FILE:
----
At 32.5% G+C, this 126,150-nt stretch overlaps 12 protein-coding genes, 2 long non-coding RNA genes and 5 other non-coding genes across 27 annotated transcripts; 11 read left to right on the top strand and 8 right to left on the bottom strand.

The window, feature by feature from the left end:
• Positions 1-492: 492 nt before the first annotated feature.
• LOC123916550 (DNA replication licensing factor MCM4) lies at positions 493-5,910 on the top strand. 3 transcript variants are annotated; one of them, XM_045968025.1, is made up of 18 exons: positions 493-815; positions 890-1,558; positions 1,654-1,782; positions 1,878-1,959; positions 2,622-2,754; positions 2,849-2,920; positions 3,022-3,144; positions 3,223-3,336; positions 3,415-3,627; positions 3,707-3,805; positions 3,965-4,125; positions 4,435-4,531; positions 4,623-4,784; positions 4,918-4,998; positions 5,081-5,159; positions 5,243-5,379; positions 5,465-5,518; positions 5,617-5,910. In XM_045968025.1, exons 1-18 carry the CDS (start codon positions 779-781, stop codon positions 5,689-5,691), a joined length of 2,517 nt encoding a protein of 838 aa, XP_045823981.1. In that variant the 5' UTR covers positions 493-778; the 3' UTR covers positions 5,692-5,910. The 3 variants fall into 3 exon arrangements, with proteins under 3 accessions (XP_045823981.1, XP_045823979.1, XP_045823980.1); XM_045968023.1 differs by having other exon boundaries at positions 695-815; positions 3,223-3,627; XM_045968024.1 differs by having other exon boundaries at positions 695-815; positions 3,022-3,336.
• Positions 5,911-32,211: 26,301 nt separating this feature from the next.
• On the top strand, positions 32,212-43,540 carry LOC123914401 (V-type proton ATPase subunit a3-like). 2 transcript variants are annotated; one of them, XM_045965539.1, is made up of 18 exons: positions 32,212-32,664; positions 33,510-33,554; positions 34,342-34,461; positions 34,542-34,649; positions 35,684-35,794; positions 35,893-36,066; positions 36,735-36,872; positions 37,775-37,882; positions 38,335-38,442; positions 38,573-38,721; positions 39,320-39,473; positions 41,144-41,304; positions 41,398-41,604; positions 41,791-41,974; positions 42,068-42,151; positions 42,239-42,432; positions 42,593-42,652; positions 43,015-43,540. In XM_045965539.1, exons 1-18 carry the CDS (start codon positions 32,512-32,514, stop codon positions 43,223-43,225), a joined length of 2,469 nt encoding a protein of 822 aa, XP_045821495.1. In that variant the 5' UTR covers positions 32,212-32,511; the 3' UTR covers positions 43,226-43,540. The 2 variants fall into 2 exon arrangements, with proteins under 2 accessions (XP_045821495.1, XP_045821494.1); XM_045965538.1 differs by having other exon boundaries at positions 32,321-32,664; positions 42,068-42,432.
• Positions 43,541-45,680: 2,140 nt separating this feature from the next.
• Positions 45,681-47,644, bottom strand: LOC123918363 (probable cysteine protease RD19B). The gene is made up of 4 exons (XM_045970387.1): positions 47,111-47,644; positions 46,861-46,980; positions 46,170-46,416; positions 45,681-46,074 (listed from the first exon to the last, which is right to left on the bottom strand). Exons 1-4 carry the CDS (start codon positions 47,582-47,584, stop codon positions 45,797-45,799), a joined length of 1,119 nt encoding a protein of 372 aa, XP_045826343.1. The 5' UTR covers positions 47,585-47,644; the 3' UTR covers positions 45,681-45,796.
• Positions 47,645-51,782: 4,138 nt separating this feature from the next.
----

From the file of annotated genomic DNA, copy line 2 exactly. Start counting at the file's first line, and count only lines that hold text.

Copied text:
The window, feature by feature from the left end: